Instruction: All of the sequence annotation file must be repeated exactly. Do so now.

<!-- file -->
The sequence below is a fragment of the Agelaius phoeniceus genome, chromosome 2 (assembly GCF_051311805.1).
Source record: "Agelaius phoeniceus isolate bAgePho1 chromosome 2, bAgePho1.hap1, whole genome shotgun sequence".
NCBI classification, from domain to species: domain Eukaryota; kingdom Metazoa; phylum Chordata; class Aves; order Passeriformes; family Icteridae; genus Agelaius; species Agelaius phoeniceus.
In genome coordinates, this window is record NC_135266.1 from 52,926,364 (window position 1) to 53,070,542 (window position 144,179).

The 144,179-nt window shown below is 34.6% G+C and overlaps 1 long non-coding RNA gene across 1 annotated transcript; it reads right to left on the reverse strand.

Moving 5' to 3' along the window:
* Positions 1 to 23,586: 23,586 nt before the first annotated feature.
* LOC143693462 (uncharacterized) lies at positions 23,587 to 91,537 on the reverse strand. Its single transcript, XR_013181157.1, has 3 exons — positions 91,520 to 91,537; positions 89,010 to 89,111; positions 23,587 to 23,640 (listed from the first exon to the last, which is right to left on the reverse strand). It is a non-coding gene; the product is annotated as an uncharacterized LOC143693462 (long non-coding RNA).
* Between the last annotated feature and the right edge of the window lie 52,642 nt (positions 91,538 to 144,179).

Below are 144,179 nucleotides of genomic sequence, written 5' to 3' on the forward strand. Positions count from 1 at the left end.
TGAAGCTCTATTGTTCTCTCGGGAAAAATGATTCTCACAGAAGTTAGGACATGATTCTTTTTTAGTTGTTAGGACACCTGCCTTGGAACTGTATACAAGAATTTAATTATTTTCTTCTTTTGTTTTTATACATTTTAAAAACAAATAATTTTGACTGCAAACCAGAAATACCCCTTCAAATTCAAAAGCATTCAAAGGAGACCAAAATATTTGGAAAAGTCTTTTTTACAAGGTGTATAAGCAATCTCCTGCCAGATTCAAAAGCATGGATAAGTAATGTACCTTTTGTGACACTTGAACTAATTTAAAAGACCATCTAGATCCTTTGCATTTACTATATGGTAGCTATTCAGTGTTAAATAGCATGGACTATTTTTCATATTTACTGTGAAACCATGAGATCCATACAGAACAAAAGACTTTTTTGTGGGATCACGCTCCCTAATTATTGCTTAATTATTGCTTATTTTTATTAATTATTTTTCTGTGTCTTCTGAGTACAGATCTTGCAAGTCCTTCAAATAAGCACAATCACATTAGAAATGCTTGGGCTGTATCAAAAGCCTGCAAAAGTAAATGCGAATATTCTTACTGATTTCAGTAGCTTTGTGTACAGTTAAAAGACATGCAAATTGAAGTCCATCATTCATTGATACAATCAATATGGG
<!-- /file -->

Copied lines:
The sequence below is a fragment of the Agelaius phoeniceus genome, chromosome 2 (assembly GCF_051311805.1).
Source record: "Agelaius phoeniceus isolate bAgePho1 chromosome 2, bAgePho1.hap1, whole genome shotgun sequence".
NCBI classification, from domain to species: domain Eukaryota; kingdom Metazoa; phylum Chordata; class Aves; order Passeriformes; family Icteridae; genus Agelaius; species Agelaius phoeniceus.
In genome coordinates, this window is record NC_135266.1 from 52,926,364 (window position 1) to 53,070,542 (window position 144,179).

The 144,179-nt window shown below is 34.6% G+C and overlaps 1 long non-coding RNA gene across 1 annotated transcript; it reads right to left on the reverse strand.

Moving 5' to 3' along the window:
* Positions 1 to 23,586: 23,586 nt before the first annotated feature.
* LOC143693462 (uncharacterized) lies at positions 23,587 to 91,537 on the reverse strand. Its single transcript, XR_013181157.1, has 3 exons — positions 91,520 to 91,537; positions 89,010 to 89,111; positions 23,587 to 23,640 (listed from the first exon to the last, which is right to left on the reverse strand). It is a non-coding gene; the product is annotated as an uncharacterized LOC143693462 (long non-coding RNA).
* Between the last annotated feature and the right edge of the window lie 52,642 nt (positions 91,538 to 144,179).

Below are 144,179 nucleotides of genomic sequence, written 5' to 3' on the forward strand. Positions count from 1 at the left end.
TGAAGCTCTATTGTTCTCTCGGGAAAAATGATTCTCACAGAAGTTAGGACATGATTCTTTTTTAGTTGTTAGGACACCTGCCTTGGAACTGTATACAAGAATTTAATTATTTTCTTCTTTTGTTTTTATACATTTTAAAAACAAATAATTTTGACTGCAAACCAGAAATACCCCTTCAAATTCAAAAGCATTCAAAGGAGACCAAAATATTTGGAAAAGTCTTTTTTACAAGGTGTATAAGCAATCTCCTGCCAGATTCAAAAGCATGGATAAGTAATGTACCTTTTGTGACACTTGAACTAATTTAAAAGACCATCTAGATCCTTTGCATTTACTATATGGTAGCTATTCAGTGTTAAATAGCATGGACTATTTTTCATATTTACTGTGAAACCATGAGATCCATACAGAACAAAAGACTTTTTTGTGGGATCACGCTCCCTAATTATTGCTTAATTATTGCTTATTTTTATTAATTATTTTTCTGTGTCTTCTGAGTACAGATCTTGCAAGTCCTTCAAATAAGCACAATCACATTAGAAATGCTTGGGCTGTATCAAAAGCCTGCAAAAGTAAATGCGAATATTCTTACTGATTTCAGTAGCTTTGTGTACAGTTAAAAGACATGCAAATTGAAGTCCATCATTCATTGATACAATCAATATGGG